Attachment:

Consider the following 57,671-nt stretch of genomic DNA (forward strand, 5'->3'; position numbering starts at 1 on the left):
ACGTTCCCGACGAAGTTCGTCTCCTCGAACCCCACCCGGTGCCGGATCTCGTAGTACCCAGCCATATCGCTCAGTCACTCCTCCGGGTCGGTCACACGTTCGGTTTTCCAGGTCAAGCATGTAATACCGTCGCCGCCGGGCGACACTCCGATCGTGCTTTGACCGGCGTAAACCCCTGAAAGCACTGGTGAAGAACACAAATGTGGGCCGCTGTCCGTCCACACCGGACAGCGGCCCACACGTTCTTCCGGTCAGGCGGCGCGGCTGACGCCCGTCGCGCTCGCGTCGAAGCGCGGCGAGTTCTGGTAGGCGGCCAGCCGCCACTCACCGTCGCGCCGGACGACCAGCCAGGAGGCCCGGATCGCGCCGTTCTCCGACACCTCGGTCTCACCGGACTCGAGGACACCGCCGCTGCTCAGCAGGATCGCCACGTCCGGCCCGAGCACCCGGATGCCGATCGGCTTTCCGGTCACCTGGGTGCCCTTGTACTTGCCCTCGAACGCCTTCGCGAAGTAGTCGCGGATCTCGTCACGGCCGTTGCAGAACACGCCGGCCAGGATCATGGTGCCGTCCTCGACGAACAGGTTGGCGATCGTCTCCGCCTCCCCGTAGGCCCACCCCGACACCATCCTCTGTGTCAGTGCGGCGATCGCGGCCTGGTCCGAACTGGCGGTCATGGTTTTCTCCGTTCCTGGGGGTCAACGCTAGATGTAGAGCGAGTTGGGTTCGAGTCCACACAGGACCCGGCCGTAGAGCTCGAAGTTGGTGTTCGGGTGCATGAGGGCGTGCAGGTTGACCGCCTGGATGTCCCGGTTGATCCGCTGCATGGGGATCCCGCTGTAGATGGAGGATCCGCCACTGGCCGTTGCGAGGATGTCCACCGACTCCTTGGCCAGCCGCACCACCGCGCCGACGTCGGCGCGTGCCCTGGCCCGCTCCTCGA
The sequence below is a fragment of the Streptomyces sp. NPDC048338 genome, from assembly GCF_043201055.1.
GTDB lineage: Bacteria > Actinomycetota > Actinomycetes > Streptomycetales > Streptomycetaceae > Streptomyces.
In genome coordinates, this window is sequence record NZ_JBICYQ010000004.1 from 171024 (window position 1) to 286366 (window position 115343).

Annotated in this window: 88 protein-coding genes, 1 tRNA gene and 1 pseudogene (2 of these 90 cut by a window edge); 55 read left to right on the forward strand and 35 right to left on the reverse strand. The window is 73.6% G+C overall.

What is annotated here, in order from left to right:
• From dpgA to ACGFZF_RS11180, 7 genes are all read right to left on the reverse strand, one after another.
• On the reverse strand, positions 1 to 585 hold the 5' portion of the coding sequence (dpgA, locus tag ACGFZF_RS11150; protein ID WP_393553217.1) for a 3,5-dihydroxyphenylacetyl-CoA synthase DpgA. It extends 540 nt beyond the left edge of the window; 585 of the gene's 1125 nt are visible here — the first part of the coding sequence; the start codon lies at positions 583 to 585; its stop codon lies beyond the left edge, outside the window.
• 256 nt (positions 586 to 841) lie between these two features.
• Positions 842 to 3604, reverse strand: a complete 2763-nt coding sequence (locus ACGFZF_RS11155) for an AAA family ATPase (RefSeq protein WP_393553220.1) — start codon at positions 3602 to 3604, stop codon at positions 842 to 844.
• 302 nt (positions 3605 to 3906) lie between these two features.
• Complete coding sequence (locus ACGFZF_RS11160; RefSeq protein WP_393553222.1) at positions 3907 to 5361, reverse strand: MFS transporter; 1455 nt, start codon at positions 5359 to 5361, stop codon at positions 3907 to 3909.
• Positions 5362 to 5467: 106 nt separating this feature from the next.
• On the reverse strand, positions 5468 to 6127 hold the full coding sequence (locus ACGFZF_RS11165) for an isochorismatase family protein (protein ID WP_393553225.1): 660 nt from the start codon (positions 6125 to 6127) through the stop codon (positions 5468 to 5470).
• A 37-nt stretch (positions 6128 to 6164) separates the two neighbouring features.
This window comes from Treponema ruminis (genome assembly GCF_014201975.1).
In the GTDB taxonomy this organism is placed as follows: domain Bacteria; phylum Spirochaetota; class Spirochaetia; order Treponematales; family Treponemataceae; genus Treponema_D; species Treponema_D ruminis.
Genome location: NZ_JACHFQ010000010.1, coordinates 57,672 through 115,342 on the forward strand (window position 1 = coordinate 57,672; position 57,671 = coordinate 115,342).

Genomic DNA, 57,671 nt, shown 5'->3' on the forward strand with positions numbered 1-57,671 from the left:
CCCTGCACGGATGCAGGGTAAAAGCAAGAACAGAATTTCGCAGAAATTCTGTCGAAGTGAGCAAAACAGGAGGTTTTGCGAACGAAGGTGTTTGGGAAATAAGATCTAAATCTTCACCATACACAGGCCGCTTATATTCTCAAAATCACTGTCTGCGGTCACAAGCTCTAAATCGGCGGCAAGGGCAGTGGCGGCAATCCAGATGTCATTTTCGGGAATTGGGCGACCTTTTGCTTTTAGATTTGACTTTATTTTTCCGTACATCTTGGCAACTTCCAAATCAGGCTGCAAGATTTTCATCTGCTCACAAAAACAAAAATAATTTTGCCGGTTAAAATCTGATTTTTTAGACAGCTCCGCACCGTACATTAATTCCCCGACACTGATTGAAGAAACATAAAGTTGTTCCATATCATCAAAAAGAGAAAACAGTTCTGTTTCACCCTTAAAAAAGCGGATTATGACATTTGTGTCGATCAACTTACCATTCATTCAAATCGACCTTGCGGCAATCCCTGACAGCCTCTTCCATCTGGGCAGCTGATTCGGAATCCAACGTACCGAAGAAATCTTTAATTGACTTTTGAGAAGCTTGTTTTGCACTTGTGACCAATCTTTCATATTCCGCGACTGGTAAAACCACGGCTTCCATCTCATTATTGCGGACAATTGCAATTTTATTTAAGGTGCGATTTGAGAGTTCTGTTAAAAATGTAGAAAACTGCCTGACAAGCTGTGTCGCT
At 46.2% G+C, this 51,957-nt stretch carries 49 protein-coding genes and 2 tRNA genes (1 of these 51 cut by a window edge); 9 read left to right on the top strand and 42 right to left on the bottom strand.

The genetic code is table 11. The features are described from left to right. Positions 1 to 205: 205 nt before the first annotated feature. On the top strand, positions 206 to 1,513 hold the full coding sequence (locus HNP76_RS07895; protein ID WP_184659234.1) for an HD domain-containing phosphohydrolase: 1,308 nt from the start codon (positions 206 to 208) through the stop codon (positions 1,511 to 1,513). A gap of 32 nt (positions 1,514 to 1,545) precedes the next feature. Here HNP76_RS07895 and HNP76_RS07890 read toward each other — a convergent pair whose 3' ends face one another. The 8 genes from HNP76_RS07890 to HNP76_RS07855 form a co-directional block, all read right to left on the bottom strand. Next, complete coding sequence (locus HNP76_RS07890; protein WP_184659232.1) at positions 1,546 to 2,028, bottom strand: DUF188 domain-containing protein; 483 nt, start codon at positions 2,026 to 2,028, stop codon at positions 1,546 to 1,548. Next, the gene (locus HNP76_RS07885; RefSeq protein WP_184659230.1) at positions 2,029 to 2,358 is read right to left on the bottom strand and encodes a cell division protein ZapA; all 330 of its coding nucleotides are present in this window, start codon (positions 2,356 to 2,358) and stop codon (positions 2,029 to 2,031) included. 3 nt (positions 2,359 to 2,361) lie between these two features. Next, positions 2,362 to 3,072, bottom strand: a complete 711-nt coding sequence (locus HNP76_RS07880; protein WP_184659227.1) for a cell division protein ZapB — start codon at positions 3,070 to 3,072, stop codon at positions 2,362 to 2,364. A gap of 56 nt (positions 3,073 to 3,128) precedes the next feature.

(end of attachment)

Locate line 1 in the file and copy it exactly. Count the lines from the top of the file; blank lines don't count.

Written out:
Consider the following 57,671-nt stretch of genomic DNA (forward strand, 5'->3'; position numbering starts at 1 on the left):